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Republicans split on same-sex marriage bill, which faces uncertainty in the Senate

GOP senators are torn between their culturally conservative base, which is resistant to the idea, and a large majority of the country that favors legal gay marriage.
Image: Senate Minority Leader Mitch McConnell at a news conference following the weekly Republican caucus luncheon at the Capitol on  June 22, 2022.
Senate Minority Leader Mitch McConnell at a news conference following the weekly Republican caucus luncheon at the Capitol on June 22. Ting Shen / Bloomberg via Getty Images file

WASHINGTON — A bill to codify federal protections for same-sex marriage has passed the House, but Senate Republicans are agonizing over whether they should block it or allow it to pass.

With Democrats seeking to portray Republicans as belonging to a retrograde and primitive party that wants to strip away modern rights, their decision could play a role in the midterm elections this fall.

Some GOP strategists want the party to move past the issue by codifying protections, but that risks upsetting the cultural conservatives, which make up a significant portion of the party's base. A Gallup poll released last month found that most Americans — 71 percent — favor legal same-sex marriage.

“The issue puts Republicans in an awkward spot," said Jack Pitney, a professor of political science at Claremont McKenna College. "Most Americans support same-sex marriage. Even a majority of self-identified Republicans support it. But evangelicals represent a huge share of GOP activists, and they still oppose it.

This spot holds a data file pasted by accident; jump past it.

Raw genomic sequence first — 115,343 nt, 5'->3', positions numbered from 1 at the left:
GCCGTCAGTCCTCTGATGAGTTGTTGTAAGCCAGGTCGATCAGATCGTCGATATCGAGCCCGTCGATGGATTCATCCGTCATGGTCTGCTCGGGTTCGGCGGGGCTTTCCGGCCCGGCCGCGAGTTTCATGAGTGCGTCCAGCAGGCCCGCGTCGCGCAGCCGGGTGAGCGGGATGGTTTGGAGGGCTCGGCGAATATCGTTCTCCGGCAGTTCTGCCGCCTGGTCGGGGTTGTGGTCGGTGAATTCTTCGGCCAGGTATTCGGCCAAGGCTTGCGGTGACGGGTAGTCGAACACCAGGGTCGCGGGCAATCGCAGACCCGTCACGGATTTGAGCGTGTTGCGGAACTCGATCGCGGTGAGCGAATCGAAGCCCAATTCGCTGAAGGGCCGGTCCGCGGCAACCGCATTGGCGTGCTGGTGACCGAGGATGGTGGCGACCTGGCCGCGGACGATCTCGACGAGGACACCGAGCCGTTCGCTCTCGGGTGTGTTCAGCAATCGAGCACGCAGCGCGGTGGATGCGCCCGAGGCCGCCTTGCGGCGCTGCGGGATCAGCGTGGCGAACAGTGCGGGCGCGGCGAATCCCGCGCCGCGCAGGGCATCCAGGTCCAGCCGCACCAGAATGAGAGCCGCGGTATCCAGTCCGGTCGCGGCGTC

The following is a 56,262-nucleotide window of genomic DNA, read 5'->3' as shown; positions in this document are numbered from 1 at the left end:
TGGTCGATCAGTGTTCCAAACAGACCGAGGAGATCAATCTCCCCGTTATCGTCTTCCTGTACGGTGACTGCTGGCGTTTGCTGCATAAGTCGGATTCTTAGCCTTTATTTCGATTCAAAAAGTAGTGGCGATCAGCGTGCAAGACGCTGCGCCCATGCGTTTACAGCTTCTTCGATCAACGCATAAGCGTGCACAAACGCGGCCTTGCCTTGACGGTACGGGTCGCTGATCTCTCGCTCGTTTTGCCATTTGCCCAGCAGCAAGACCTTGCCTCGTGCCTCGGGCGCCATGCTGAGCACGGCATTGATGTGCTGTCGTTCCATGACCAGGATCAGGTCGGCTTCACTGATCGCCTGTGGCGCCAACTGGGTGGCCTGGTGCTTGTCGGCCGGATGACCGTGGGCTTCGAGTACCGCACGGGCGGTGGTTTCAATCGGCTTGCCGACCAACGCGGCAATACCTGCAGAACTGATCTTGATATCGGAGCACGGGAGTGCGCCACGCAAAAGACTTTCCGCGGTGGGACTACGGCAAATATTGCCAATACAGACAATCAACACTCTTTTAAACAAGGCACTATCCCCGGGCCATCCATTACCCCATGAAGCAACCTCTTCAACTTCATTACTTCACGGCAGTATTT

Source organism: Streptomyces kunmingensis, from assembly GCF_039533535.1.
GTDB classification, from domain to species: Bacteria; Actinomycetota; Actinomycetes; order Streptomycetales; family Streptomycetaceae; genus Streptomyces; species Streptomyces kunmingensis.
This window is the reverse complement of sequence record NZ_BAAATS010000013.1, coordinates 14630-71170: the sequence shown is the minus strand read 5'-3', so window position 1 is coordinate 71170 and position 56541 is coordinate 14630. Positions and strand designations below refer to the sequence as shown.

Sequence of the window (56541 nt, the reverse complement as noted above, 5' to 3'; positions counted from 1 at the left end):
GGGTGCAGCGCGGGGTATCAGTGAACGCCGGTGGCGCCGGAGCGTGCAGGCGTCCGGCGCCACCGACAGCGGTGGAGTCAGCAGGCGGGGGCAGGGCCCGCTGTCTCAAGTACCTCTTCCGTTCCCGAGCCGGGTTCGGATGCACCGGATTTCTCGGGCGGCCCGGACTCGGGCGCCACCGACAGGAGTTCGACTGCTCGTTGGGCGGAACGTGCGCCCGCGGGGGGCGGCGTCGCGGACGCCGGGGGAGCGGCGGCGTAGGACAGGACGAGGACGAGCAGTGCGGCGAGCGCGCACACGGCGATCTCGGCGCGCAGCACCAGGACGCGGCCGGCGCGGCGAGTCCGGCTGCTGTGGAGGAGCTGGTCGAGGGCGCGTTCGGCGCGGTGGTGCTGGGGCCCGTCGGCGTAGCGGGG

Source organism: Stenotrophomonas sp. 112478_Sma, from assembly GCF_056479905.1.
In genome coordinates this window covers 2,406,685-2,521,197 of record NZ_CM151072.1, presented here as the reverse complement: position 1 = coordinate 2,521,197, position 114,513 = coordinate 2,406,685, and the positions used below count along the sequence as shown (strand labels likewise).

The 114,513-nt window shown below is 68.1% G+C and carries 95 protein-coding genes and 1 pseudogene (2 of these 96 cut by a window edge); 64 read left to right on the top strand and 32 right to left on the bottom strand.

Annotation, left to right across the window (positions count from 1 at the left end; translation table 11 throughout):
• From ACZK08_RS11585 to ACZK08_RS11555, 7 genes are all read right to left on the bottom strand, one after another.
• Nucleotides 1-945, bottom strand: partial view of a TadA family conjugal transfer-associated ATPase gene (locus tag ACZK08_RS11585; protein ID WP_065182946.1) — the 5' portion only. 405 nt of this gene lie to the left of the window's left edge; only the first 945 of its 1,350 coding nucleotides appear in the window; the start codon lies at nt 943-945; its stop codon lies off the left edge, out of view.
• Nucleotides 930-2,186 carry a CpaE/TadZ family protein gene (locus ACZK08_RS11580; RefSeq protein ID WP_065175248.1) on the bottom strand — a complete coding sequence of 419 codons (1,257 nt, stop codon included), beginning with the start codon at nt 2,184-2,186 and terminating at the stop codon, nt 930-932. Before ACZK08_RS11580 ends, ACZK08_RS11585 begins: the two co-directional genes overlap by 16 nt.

“More broadly, Republican activists dislike the idea of giving the Democrats a win — even on an issue where there is consensus in the general public,” he said.

For now, Democrats have locked down nearly half the Republican votes needed to break a 60-vote filibuster. With many GOP senators dismissing the bill as unnecessary and accusing Democrats of trying to weaponize an issue they say is settled, it's still unclear if the legislation will draw enough Republicans to become law.

Same-sex marriage remains legal. But the issue was reignited last month after the conservative-leaning court ended the right to abortion by overturning Roe v. Wade. In that decision, Justice Clarence Thomas, a conservative icon, called on the court to also reconsider nationwide rights to gay marriage and contraception.

The Respect for Marriage Act won 47 GOP votes in the House, including from self-described "ultra MAGA" Rep. Elise Stefanik of New York, and other conservative members. But 157 Republicans voted no, indicating the enduring power of a conservative base that feels threatened by the pace of cultural change.

In the Senate, the bill is co-sponsored by Republicans Susan Collins of Maine, a centrist, and Rob Portman of Ohio, who is retiring and has supported same-sex marriage since 2013, after his son told him he was gay.

Sen. Thom Tillis, a North Carolina Republican, would vote for the bill, his office told NBC News. And Sen. Ron Johnson, a Wisconsin Republican, who faces a challenging re-election race, reluctantly said he'd vote for the bill. “Even though I feel the Respect for Marriage Act is unnecessary, should it come before the Senate, I see no reason to oppose it," he said.

Sen. Lisa Murkowski, an Alaska Republican, said she’s still reviewing the Respect for Marriage Act but noted that she supports same-sex marriage.

But other Republicans, like Sen. Ted Cruz and John Cornyn, both of Texas, have sharply criticized the Supreme Court's decision that legalized same-sex marriage nationwide in the landmark Obergefell v. Hodges ruling in 2015. Cruz's office emphasized that he wasn't predicting it would be overturned.